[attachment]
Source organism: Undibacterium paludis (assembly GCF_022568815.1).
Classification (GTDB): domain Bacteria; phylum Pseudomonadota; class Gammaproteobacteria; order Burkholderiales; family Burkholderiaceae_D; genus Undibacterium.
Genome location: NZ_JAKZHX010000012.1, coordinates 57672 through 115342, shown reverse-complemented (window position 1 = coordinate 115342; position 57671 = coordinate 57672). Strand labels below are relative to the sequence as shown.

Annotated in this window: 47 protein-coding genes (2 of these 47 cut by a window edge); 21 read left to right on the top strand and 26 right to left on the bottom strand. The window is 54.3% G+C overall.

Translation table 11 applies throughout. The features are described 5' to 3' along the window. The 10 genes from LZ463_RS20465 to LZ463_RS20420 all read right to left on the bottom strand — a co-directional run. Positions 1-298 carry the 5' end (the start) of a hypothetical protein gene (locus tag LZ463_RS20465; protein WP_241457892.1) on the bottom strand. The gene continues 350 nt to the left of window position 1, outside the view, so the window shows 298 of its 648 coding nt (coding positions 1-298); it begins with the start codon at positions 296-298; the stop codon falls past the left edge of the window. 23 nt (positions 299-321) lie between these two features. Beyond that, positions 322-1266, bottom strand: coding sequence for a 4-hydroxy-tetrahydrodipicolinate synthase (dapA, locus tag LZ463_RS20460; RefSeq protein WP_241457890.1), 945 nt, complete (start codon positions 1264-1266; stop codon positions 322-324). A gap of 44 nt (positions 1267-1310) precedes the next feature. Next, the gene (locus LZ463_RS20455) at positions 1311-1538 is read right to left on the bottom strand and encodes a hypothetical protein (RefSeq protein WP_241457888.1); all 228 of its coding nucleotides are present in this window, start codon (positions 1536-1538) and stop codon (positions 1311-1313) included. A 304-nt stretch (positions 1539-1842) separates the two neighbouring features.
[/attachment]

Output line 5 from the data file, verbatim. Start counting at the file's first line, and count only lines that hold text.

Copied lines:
Translation table 11 applies throughout. The features are described 5' to 3' along the window. The 10 genes from LZ463_RS20465 to LZ463_RS20420 all read right to left on the bottom strand — a co-directional run. Positions 1-298 carry the 5' end (the start) of a hypothetical protein gene (locus tag LZ463_RS20465; protein WP_241457892.1) on the bottom strand. The gene continues 350 nt to the left of window position 1, outside the view, so the window shows 298 of its 648 coding nt (coding positions 1-298); it begins with the start codon at positions 296-298; the stop codon falls past the left edge of the window. 23 nt (positions 299-321) lie between these two features. Beyond that, positions 322-1266, bottom strand: coding sequence for a 4-hydroxy-tetrahydrodipicolinate synthase (dapA, locus tag LZ463_RS20460; RefSeq protein WP_241457890.1), 945 nt, complete (start codon positions 1264-1266; stop codon positions 322-324). A gap of 44 nt (positions 1267-1310) precedes the next feature. Next, the gene (locus LZ463_RS20455) at positions 1311-1538 is read right to left on the bottom strand and encodes a hypothetical protein (RefSeq protein WP_241457888.1); all 228 of its coding nucleotides are present in this window, start codon (positions 1536-1538) and stop codon (positions 1311-1313) included. A 304-nt stretch (positions 1539-1842) separates the two neighbouring features.